Unless stated otherwise, all protocols for PCR cloning and DNA sequencing are the same as described previously (Shao and Wang 2008).

Construction of isogenic reporter plasmids and phage λ-strains with mutant pR′:

To determine the late promoter activity, plasmids were constructed by placing the reporter gene lacZ from Escherichia coli under the control of various mutant pR′'s that were introduced to the plasmids by site-directed mutagenesis. Isogenic λ-strains that differ only in their late promoter pR′ sequences were also constructed for the purposes of determining the effects of late promoter activity on phage lysis time, on burst size, and for pairwise competition experiments. See supplemental materials for details of phage strain construction and the construction flowchart.

Figure 1shows the mutations introduced into λ's pR′ region. Since high-fidelity PCR was used for most of the strain construction, DNA sequencing was performed to ensure the identity of PCR-cloned genes.

Figure 1.
Sequences of wt and mutant λ pR′ regions used in this study. Boldface sequences show the −35 and −10 regions of the λ pR′ promoter. Underlines show the mutated positions in either the −35 or the ...

Determination of the pR′ promoter activity:

Overnight cultures of lysogen strains (see supplemental materials for strain names) were diluted 100-fold in two sets of 3 ml fresh LB media and incubated at 30° until the cultures reached an early exponential phase of A550 ~ 0.2. One set of the cultures was thermally induced at 42° for 20 min and then shifted to 37° for another 30 min. The other set was left at 30° to grow for 50 min. The β-galactosidase activities of both sets of cultures were then determined (Miller 1992) as measurements of the late promoter activity under induced (Q-dependent) and uninduced (Q-independent) conditions.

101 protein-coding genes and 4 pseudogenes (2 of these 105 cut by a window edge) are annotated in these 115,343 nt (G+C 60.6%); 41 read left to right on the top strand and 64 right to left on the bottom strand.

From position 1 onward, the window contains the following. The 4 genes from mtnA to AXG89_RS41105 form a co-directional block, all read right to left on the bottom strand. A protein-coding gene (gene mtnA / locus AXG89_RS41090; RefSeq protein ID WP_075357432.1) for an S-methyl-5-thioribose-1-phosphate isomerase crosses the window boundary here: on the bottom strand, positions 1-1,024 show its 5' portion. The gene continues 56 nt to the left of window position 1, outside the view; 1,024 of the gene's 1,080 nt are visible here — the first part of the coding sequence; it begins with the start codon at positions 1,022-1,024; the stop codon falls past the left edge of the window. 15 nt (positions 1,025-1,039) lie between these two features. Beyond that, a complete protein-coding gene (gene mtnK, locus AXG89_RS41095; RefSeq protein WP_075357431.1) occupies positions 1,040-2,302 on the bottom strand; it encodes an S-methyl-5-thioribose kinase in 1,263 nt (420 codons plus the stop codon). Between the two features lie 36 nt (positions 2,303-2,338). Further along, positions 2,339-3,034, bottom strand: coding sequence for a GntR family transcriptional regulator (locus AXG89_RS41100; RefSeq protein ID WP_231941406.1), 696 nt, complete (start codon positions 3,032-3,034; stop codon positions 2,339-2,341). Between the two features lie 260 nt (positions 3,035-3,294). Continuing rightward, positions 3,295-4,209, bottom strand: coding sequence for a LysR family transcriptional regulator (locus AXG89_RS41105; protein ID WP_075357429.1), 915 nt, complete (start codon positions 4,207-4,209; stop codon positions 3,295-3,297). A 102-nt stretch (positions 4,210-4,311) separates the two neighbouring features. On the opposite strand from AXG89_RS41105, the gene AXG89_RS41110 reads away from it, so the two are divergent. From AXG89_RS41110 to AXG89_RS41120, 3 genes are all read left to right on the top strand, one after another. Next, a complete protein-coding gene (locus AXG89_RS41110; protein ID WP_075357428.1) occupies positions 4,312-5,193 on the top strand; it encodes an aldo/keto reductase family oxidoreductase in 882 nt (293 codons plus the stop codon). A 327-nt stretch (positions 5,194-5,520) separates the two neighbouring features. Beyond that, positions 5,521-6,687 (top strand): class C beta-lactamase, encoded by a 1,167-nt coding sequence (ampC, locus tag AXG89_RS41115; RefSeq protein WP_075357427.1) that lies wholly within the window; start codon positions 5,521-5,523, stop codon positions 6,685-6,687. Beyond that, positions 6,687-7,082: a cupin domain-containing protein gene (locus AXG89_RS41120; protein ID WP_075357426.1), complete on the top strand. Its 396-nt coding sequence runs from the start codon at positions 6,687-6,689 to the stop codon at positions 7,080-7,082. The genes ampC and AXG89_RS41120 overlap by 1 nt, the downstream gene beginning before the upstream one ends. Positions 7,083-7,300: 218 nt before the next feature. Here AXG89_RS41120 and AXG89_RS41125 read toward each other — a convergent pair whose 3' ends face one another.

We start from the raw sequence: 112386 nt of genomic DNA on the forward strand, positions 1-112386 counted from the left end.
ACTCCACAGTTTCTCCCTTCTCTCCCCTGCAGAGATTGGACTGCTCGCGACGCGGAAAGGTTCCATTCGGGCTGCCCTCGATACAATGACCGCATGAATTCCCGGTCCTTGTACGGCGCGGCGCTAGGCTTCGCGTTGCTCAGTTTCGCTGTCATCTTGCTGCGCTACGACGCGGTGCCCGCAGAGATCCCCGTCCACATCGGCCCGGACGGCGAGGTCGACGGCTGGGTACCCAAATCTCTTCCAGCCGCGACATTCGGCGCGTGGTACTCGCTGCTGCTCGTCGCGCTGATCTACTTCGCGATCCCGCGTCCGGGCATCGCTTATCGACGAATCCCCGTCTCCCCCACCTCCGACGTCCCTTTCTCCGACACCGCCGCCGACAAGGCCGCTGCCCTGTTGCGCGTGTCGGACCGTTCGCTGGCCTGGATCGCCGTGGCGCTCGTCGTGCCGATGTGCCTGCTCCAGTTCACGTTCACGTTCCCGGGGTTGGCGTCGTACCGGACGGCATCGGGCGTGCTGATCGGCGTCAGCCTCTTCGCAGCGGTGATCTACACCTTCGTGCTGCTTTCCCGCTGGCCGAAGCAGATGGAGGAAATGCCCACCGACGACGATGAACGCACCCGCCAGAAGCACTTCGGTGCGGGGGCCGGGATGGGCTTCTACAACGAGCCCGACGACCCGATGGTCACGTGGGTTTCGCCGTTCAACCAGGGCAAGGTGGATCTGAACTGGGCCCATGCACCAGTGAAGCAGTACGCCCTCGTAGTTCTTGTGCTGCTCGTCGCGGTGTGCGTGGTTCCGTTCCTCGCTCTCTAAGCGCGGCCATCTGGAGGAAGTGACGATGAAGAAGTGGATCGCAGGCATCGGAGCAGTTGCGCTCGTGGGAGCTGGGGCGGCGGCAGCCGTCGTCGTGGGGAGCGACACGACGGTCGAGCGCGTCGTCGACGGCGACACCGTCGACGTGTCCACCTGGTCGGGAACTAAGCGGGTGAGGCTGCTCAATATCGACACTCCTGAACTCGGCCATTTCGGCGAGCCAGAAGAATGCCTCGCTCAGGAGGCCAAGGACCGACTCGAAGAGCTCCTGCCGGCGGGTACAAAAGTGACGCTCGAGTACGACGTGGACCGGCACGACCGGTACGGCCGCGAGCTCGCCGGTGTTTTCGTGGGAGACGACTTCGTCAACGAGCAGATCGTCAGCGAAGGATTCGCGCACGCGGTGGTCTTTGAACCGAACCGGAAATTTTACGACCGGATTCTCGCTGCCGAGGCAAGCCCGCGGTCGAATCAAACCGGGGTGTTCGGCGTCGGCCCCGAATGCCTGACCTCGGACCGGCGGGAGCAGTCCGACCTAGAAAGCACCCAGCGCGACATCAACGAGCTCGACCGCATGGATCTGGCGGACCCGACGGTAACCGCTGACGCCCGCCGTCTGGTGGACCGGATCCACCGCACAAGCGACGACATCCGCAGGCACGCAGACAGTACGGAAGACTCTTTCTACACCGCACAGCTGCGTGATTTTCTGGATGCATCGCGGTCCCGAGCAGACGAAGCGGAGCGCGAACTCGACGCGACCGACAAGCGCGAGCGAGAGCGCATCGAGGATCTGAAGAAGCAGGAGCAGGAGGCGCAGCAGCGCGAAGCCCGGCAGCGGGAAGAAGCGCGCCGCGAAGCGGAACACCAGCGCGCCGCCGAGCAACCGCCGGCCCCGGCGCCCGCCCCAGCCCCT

Lysis time and burst size determinations:

The lysis times and burst sizes of λ-phages were determined as described previously (Wang 2006). Briefly, the lysis time was determined by subjecting the lysogen culture to a temperature-shift regimen of 30°–42° and then finally 37° to thermally induce the excision of prophage from the bacterial chromosome. The time of initial decline of the culture turbidity (A550) was recorded as the lysis time. For burst size determination, exponentially grown bacterial culture, after preadsorption of the phages at a low multiplicity of infection (m.o.i.) of ~0.01, was immediately diluted and incubated at 37° for a certain period, depending on the lysis time. The fold of increase of phage concentration is used as the average burst size.

Phage competition experiments and determination of relative fitness:

The detailed conditions for the competition experiment (Shao and Wang 2008) and phage plating (Wang 2006) have been described previously. Briefly, for the competition experiments, equal proportions of lacZα-marked wild type (wt) and pR′mutant phage strain were used to infect ~106 cells/ml of exponentially grown cells at an m.o.i. of ~0.02. After incubation at 37° for 4 hr, a portion of the culture was withdrawn and mixed with IPTG and X-gal-impregnated molten top agar and plated on an LB agar plate. Each phage strain was differentiated by the color of emergent plaques (blue or colorless) and counted to determine its concentration. The relative fitness was calculated as ln(Rmt)/ln(Rwt), where R is the ratio of phage concentrations at time 0 and hour 4 (i.e., P4/P0,where P is the phage concentration) and the subscripts of mt and wt represent the mutant strain and the wt, respectively.